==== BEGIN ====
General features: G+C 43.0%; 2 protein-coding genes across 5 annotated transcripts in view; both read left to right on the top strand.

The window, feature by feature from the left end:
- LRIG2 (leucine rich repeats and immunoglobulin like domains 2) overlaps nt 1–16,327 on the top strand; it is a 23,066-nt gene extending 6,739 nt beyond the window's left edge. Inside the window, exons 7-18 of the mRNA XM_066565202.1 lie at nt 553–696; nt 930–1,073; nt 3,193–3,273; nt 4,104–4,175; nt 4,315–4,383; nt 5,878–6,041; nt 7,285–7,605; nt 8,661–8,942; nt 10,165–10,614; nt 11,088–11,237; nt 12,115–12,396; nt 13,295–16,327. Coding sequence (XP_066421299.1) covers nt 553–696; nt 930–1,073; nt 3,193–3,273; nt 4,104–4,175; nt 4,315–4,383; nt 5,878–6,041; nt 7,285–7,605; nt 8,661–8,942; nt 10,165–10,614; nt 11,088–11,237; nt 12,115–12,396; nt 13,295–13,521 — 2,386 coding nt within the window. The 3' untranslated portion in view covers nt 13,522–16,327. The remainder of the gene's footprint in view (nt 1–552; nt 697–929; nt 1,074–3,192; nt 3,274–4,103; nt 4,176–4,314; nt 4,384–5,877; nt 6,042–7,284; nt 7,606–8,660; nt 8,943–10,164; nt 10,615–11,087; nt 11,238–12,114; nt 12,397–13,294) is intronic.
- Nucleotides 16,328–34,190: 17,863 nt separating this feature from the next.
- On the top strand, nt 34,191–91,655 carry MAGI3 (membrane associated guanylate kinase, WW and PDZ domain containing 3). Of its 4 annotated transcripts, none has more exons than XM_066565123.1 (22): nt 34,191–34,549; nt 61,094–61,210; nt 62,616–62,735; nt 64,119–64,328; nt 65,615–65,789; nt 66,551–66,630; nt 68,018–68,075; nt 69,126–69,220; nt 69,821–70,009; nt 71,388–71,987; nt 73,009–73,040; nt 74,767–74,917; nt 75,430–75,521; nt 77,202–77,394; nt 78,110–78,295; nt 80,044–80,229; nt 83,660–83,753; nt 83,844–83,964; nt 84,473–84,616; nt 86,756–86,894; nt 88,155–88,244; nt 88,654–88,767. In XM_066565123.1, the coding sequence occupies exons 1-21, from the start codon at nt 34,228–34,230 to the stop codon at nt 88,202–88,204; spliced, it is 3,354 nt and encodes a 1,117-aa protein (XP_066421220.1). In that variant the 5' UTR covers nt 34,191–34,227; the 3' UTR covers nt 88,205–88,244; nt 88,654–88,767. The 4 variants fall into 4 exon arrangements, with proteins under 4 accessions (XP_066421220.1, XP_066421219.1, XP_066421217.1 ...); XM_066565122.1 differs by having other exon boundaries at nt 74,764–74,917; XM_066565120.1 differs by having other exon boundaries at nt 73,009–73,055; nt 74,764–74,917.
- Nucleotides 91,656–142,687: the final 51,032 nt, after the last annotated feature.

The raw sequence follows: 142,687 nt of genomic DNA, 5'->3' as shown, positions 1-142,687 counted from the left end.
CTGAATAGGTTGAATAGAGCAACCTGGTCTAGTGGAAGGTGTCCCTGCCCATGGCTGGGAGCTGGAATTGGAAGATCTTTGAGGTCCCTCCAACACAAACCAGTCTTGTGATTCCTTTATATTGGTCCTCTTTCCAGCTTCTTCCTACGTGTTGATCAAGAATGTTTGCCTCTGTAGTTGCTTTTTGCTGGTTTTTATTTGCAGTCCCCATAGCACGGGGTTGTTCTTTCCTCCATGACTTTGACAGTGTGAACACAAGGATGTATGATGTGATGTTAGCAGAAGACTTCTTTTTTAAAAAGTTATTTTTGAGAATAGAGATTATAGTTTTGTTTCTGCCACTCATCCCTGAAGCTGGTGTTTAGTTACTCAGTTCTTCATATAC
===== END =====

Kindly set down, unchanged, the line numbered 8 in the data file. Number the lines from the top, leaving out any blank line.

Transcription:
CTGAATAGGTTGAATAGAGCAACCTGGTCTAGTGGAAGGTGTCCCTGCCCATGGCTGGGAGCTGGAATTGGAAGATCTTTGAGGTCCCTCCAACACAAACCAGTCTTGTGATTCCTTTATATTGGTCCTCTTTCCAGCTTCTTCCTACGTGTTGATCAAGAATGTTTGCCTCTGTAGTTGCTTTTTGCTGGTTTTTATTTGCAGTCCCCATAGCACGGGGTTGTTCTTTCCTCCATGACTTTGACAGTGTGAACACAAGGATGTATGATGTGATGTTAGCAGAAGACTTCTTTTTTAAAAAGTTATTTTTGAGAATAGAGATTATAGTTTTGTTTCTGCCACTCATCCCTGAAGCTGGTGTTTAGTTACTCAGTTCTTCATATAC